By Michael Hurley, CBS Boston
BOSTON (CBS) — Roger Stokoe Goodell is but a simple man, one who grew up with the simple dream of being the commissioner of the National Football League. (Seriously, as a junior in college he determined that his career path would lead to him being the NFL’s commissioner.) He achieved that dream job, and yet, given all of the negative attention that’s been heaped upon him since taking the job in 2006, one has to wonder if living his dream has been worthwhile.
That is, of course, until one remembers the man’s salary.
While Goodell’s annual salary changes year-to-year, the league has reported his salaries in these years:
All told, Goodell made $180.5 million from 2006-15.
While we’re very unlikely to know Goodell’s salary going forward (because, hey, the NFL is no longer a “nonprofit” and is finally going to pay some taxes!), but according to a report, it could be going down if his bosses have their way.
We’re a little late here, but it remains newsworthy that Pro Football Talk’s Mike Florio reported over the weekend that Jerry Jones led an owners-only meeting in Phoenix last week. In that meeting, Goodell’s salary was discussed, with Jones suggesting that all owners should get to weigh in on the salary, instead of just the small group of owners that comprises the compensation committee.
As to the issue of Goodell’s next contract, Jones suggested that all owners be involved in the process. Currently, the Compensation Committee handles the determination and negotiation of Goodell’s pay. Multiple owners currently believe that broader involvement of the membership would result in terms more favorable to the league. (To put it more bluntly, some in the room think they may be paying Goodell too much money.)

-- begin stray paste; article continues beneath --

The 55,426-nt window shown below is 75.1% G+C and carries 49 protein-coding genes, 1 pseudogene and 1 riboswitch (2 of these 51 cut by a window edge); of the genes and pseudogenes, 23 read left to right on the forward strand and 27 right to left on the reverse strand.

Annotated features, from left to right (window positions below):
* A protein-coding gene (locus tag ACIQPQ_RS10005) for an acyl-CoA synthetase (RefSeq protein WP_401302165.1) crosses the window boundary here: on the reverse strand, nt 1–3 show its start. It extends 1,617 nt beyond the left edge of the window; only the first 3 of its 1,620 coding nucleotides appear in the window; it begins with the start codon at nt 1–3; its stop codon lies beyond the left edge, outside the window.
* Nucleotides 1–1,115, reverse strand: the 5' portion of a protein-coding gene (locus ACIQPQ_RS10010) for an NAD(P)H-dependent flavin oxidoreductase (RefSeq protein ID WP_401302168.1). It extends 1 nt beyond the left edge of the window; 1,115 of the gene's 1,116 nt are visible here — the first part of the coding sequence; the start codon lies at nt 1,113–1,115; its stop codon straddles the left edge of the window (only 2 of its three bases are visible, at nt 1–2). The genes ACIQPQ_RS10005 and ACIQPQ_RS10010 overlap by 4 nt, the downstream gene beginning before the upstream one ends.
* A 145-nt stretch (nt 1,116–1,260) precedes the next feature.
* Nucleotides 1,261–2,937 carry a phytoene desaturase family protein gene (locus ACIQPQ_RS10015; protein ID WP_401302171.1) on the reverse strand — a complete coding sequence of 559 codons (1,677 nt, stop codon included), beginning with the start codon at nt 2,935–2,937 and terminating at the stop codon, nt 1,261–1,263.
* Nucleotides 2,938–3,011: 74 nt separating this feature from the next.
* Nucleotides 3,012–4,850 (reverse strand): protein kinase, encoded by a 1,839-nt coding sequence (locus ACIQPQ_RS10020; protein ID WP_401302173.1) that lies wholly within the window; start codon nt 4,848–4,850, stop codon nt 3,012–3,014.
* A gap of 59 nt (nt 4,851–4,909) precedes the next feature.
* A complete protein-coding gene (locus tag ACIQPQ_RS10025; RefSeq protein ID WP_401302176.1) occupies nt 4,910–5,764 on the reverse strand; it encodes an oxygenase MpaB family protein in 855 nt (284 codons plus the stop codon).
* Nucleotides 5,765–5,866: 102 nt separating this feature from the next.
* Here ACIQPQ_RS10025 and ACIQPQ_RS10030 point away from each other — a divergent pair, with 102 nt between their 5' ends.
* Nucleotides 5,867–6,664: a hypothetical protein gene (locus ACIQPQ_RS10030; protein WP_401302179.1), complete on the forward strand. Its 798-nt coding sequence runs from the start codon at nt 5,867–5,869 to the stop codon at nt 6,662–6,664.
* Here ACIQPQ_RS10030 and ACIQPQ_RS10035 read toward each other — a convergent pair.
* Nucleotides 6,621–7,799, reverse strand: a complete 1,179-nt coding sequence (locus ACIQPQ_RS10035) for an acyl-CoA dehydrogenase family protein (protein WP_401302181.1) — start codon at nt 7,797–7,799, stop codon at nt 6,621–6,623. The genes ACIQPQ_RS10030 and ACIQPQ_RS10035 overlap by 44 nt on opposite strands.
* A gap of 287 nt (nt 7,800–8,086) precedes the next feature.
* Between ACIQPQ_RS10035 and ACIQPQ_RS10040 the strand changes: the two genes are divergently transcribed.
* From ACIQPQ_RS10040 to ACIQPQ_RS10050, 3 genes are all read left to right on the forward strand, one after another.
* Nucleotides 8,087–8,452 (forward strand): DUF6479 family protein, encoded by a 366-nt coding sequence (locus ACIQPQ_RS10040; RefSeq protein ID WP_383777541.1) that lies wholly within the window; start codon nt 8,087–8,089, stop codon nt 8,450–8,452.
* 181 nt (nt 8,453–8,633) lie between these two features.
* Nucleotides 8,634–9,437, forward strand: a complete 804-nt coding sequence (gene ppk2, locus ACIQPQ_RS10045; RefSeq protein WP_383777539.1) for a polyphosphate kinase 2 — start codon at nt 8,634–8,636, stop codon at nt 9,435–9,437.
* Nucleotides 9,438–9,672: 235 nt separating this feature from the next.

Now wait just one minute.
Hang on a tick.
Can we back up for a second?
Look, people might hate Thursday night football. And overall, the product may be undeniably suffering due to a variety of factors. Games might be morphing into the territory of existing solely as advertising vehicles instead of as athletic competitions. Perpetual states of telling lies and spreading hypocrisy may be the norms established at league headquarters. The whole “wear pink for the month of October” thing might not actually raise much money at all to help fight breast cancer. Executives’ public concern to rid the league of violent criminals may be nothing more than lip service. We may be hearing about CTE and prescription painkillers and pending lawsuits every day. Officiating may be terrible. Players might not trust the man in charge, and some owners might feel similarly.
But aside from that, what has Roger done to deserve a pay cut?
Have these owners no decency?
Roger works very hard — he doesn’t even have time to tweet much anymore! And when he does, it’s only to dispel rumors of his own death! He oversees the league at a time when America is addicted to football and, consequently, networks and websites have been willing to shell out millions upon millions of dollars for broadcast rights.
Who else could do that?
(That’s right: Nobody. Certainly not those bulldog businessmen who own the teams. Only the man with the economics degree from William & Jefferson College could close such deals.)
To put it frankly, if anything, the hard-working, earnest, honest and dare I say brave commissioner deserves a raise — not a pay cut. Those are just the facts, and if there’s anything the NFL values above all else, it would be facts.